Bienen student wins prestigious award for cello performance


Source: Wickliffe Simmons

Bienen junior Wickliffe Simmons performs on his cello. He was recently named winner of the 2016 Yamaha Young Performing Artists competition in the strings division.

Emily Chin, Assistant A&E Editor


In a cover of “Radioactive” by Imagine Dragons, Bienen junior Wickliffe Simmons uses every possible sound he could make on his cello to recreate the harmonies, beats and subtle rushes in the song.

This project, which started as a hobby Simmons did in his basement during high school, eventually led him to win the 2016 Yamaha Young Performing Artists competition in the strings division. He is among eight winners of the competition from across the country.

Simmons’s prize for winning is a trip to the Music for All Summer Symposium in Muncie, Indiana, where he will have the opportunity to perform and participate in music workshops. He will perform Pampeana No. 2 by Alberto Ginastera at the symposium.

Simmons said he submitted four videos for the competition: his cover of “Radioactive” as well as three classical pieces. He said going into the competition he wasn’t aiming to win; he was happy with his performances already.

“If you do competitions, that’s really the feeling you should be aiming for,” he said. “You shouldn’t be aiming to win it, but you should be aiming to give the performance you’re happy with. Whether they give it to you is something you’re not in control of.”

Bienen Prof. Hans Jensen, Simmons’s cello teacher, agreed with Simmons in saying that competitions are not about winning or losing, but about the experience.

“If you lose 10 and win one, it means you’re doing good,” Jensen said. “People need to have lots of experiences like that. When you win, it gives you opportunities to perform; when you don’t win it gives you opportunities to prepare.”

Simmons has been playing cello since he was 10 years old in his elementary school string orchestra. He then started taking private lessons and joined larger youth orchestras.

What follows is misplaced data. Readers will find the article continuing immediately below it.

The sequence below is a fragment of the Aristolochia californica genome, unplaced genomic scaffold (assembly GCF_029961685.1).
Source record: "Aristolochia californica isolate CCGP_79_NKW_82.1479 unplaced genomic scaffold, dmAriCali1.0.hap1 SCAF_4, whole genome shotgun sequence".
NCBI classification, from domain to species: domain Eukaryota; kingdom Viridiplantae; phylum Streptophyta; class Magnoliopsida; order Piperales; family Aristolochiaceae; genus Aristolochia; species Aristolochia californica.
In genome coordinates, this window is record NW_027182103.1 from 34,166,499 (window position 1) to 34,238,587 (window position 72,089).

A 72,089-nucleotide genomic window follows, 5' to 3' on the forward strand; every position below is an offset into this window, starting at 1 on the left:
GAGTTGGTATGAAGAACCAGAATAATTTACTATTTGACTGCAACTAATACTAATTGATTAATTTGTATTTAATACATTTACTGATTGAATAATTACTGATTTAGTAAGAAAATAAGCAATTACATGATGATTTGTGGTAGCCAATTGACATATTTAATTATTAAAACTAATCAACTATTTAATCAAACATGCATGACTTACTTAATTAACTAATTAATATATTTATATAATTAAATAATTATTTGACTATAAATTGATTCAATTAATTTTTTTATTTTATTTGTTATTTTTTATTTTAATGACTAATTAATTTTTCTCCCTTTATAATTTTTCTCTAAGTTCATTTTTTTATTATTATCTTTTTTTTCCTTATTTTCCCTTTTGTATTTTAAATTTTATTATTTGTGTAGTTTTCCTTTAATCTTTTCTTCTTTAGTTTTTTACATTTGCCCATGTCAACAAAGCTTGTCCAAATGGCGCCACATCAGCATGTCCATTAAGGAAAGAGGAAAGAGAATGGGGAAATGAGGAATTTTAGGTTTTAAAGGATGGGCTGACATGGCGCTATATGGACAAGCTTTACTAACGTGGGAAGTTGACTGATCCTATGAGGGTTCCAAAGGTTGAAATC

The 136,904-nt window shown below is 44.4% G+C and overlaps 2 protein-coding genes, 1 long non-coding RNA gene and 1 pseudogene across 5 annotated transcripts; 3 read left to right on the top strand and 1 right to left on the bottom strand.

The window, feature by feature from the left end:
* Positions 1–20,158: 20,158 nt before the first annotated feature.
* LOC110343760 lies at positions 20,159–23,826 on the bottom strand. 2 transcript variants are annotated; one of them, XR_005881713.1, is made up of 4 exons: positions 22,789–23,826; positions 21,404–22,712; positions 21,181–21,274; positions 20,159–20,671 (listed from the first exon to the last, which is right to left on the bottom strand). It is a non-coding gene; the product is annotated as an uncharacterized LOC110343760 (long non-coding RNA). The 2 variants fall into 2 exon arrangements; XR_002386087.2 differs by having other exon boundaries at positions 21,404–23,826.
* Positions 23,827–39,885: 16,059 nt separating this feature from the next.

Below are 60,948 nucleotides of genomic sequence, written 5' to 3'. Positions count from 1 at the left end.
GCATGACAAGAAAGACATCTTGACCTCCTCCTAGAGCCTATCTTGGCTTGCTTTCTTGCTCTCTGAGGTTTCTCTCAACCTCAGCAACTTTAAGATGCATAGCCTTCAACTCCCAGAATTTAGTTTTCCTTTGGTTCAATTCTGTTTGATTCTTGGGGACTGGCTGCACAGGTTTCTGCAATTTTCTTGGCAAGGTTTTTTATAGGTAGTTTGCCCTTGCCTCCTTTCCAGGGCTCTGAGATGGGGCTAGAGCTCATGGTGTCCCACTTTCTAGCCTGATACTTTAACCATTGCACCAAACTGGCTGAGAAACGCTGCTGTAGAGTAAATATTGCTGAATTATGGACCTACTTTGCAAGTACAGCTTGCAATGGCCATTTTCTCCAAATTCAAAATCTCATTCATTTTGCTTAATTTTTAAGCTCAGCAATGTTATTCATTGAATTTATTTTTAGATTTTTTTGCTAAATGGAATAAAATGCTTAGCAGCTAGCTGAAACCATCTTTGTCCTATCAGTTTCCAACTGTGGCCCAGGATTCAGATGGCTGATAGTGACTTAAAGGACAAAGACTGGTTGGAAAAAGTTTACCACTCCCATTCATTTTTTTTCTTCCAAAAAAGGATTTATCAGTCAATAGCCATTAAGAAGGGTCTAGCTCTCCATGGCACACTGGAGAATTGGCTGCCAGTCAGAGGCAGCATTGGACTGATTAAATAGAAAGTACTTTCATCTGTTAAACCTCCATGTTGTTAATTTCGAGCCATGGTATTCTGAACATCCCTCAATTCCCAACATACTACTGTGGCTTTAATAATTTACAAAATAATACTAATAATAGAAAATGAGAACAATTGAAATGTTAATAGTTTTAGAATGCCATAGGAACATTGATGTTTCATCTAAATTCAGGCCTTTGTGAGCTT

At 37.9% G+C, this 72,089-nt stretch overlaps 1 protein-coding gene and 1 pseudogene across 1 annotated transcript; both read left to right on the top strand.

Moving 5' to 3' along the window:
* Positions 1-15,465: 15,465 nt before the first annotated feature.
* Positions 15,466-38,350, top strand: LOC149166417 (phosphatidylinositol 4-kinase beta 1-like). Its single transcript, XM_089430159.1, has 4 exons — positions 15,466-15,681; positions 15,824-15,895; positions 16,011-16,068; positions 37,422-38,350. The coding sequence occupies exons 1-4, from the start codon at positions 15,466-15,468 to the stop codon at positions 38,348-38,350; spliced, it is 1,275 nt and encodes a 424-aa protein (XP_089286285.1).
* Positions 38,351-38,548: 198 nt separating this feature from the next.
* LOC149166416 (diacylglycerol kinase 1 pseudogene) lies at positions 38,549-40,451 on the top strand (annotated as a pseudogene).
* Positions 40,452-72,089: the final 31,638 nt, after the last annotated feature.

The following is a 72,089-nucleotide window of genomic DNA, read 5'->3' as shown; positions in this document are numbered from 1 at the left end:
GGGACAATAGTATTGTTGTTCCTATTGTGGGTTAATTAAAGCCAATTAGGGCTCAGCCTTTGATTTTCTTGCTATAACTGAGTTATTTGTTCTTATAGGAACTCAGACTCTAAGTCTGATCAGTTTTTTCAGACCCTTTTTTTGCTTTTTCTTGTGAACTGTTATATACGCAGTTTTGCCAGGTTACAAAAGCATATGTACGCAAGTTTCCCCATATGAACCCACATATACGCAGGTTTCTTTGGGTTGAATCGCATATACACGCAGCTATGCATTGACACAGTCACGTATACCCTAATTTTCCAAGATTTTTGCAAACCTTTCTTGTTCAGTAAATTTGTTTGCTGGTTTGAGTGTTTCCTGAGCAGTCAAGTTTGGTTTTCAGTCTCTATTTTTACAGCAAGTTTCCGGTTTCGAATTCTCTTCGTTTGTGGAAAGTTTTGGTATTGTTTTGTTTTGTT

As a senior in high school, Simmons set up a benefit concert for the victims of the Sandy Hook Elementary School shooting, in which he chose pieces that were reflective of the different stages of grieving. He performed one of the pieces from the concert on National Public Radio and spoke about setting up his concert on one of the station’s talk shows.

“It was one of those things that I thought, when words fail, music will speak,” he said.

Jensen said Simmons has a special ability to speak through his music. Simmons has been studying under Jensen full time for three years.

“(Simmons) is a unique performer because he has so much personality when he performs,” Jensen said. “He speaks directly to the audience and it’s really captivating. He has a beautiful sense of sound and lots of color in his playing.”

Jensen added that Simmons’s experiences at Northwestern have helped him mature as a student, which translates into his music. Simmons plays with the NU Cello Ensemble and in the NU Chamber Orchestra.

Bienen sophomore Drake Driscoll, a friend of Simmons, complemented his natural talent.

“He’s into a lot of different types of music which is really interesting because everyone in our studio is classically trained but he’s done his cover of ‘Radioactive,’” she said. “He’s really found his own niche and he fits it perfectly.”

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